The child obviously needs to develop his competence in English too, as effectively as possible. The favourable conditions for developing English as an Additional Language – according to current research – are put forward here, adapted from "Languages for Life" (pp 14-15):

• Plenty of listening time is important. Like very young children learning their first language, additional language learners benefit from a great deal of listening to examples of English as they start to construct their own model of that language.
• Other children can be the best teachers. Young bilingual learners develop the additional language best when they participate in classroom activities with other, English-speaking, children in groups. The English speakers will modify and adapt their use of language to support the language learning needs of the bilingual pupils. Moreover, in the process, they themselves will learn a great deal about the nature of language and of effective communication.
• English is best learned through meaningful activities. As with learning English as a mother tongue, English as an additional language is most effectively developed within meaningful contexts. This very often means writing about events which are within the child’s experience and which derive from his own cultural background.
• Errors are often a sign of language growth. Just as with young children learning to speak and listen, or to read and write, bilinguals often develop their competence in the additional language through making similar kinds of errors as they pass through similar stages on the road to fluency
• Assessing Bilingual Pupils. Obviously most of these practical points about EAL learning depend upon an accurate assessment of the bilingual pupils’ language skills; and some helpful suggestions are provided in "Languages for Life".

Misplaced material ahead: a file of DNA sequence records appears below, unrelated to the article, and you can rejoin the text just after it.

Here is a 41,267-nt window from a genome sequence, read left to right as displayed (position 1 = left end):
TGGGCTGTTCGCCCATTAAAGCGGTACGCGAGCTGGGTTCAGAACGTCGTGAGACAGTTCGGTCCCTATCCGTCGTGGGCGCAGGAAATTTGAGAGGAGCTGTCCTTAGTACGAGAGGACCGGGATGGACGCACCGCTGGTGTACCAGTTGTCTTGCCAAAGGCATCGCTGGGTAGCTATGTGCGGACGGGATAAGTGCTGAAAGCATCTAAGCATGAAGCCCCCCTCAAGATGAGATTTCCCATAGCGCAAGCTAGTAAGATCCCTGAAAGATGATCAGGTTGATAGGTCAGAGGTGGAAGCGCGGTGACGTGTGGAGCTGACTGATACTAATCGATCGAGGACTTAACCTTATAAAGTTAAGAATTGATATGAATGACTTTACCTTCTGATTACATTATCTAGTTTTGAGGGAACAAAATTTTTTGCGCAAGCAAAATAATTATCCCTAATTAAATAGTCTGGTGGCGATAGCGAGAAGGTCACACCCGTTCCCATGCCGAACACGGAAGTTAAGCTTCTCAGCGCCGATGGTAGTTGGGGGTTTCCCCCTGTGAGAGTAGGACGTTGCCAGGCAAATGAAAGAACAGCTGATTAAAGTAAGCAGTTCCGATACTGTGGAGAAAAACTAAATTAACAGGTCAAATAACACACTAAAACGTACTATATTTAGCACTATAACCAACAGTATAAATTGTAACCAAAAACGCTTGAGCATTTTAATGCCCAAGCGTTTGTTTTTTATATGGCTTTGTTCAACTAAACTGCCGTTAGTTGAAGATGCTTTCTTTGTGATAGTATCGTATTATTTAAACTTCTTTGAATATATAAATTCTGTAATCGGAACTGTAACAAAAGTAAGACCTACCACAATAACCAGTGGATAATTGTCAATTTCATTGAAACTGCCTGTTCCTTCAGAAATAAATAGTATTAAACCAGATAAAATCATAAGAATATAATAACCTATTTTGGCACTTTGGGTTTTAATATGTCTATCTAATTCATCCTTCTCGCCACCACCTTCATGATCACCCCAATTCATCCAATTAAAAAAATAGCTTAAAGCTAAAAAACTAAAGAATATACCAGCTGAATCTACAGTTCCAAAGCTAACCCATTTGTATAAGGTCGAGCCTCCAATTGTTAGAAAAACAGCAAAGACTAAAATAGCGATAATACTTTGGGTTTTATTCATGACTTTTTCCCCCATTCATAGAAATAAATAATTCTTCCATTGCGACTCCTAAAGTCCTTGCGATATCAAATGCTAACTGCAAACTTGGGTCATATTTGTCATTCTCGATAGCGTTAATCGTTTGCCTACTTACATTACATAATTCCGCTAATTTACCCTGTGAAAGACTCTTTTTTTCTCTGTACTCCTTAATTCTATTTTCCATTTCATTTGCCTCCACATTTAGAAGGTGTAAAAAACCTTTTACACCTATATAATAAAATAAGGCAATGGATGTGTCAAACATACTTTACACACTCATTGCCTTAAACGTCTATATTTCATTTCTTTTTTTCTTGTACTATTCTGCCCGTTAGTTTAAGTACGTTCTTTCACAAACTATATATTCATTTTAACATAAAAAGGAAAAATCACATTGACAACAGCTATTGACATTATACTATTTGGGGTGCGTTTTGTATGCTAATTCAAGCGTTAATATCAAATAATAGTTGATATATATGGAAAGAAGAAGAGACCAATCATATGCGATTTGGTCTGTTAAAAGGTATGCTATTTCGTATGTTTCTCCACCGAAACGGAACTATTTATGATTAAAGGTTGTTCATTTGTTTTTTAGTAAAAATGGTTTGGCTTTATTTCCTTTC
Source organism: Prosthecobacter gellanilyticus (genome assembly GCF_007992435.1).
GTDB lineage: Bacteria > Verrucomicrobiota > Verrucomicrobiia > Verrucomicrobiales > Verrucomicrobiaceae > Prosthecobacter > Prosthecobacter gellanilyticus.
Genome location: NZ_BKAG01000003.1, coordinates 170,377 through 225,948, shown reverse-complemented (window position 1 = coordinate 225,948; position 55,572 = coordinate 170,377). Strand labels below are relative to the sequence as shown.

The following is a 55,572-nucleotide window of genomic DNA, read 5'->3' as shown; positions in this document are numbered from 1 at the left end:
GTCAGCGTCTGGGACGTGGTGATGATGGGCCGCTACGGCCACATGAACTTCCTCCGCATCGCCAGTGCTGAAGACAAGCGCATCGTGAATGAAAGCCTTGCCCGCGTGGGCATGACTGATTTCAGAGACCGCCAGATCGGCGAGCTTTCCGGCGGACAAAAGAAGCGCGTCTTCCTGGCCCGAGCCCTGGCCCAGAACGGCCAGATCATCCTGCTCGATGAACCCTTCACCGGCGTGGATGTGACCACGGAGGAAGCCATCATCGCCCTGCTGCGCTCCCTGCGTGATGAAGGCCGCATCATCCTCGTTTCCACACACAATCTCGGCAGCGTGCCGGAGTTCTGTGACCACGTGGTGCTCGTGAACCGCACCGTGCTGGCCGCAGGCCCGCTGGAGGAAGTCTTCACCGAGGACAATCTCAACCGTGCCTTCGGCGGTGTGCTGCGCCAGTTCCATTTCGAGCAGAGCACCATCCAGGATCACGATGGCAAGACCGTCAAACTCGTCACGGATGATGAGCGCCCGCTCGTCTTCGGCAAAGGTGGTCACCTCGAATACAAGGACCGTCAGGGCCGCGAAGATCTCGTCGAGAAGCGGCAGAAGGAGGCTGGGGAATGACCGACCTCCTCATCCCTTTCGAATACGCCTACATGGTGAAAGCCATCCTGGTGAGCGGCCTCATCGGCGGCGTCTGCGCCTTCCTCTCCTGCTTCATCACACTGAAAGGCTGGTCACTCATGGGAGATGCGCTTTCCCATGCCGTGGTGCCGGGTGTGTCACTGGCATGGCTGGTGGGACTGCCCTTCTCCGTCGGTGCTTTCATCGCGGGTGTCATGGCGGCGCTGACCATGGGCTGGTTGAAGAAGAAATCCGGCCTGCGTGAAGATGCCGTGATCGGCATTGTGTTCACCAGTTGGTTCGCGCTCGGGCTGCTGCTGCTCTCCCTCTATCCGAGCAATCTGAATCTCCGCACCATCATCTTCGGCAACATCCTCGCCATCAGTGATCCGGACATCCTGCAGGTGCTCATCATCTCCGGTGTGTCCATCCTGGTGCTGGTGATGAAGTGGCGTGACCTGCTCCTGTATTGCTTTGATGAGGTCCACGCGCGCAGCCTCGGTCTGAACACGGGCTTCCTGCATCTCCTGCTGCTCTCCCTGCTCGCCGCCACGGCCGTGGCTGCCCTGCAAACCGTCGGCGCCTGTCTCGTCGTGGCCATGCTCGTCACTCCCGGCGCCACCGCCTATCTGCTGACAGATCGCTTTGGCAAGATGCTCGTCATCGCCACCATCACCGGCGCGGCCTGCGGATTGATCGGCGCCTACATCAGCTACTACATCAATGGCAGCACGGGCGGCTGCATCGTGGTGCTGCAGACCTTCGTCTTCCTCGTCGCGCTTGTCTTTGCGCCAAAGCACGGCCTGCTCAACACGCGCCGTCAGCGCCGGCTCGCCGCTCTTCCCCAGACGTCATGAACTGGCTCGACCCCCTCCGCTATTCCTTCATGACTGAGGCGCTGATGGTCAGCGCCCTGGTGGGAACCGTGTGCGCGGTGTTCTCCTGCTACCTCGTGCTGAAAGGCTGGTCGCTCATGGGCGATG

This work is protected by copyright. All rights reserved.

The SCOTS Project and the University of Glasgow do not necessarily endorse, support or recommend the views expressed in this document.


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Language and the Bilingual Pupil. 2024. In The Scottish Corpus of Texts & Speech. Glasgow: University of Glasgow. Retrieved 16 April 2024, from

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Information about Document 1426

Language and the Bilingual Pupil


Text audience

Adults (18+)
Audience size 1000+

Text details

Method of composition Handwritten
Year of composition 1998
Word count 1982
General description One of a series of position papers on current educational developments in relation to language education

Text medium

Other CD Rom of teacher materials (LILT)

Text publication details

Part of larger text
Contained in CD Rom: LILT Materials
Editor J McGonigal / C Kay
Part of a longer series of texts
Name of series Position Papers: CD Rom: LILT Materials

Text setting


Text type

Prose: nonfiction


Author details

Author id 60
Forenames Andrew
Surname Philp
Gender Male
Decade of birth 1930
Educational attainment University
Age left school 17
Upbringing/religious beliefs Catholicism
Occupation Retired Lecturer in Education
Place of birth Londonderry
Region of birth Co. Londonderry
Country of birth Northern Ireland
Place of residence Airdrie
Region of residence Lanark
Residence CSD dialect area Lnk
Country of residence Scotland
Father's occupation Tool Fitter
Father's place of birth Auchterarder
Father's region of birth E & SE Perthshire
Father's birthplace CSD dialect area Per
Father's country of birth Scotland
Mother's occupation Seamstress in shirt factory
Mother's place of birth Ture
Mother's region of birth Co. Donegal
Mother's country of birth Ireland


Language Speak Read Write Understand Circumstances
English Yes Yes Yes Yes At work, at home
Gaelic; Scottish Gaelic Yes Yes Yes Yes Evening classes and immersion
Italian Yes Yes No No Elementary
Japanese Yes No No Yes Very elementary
Scots Yes Yes Yes Yes Elementary - intermediate
Urdu Yes No No Yes Elementary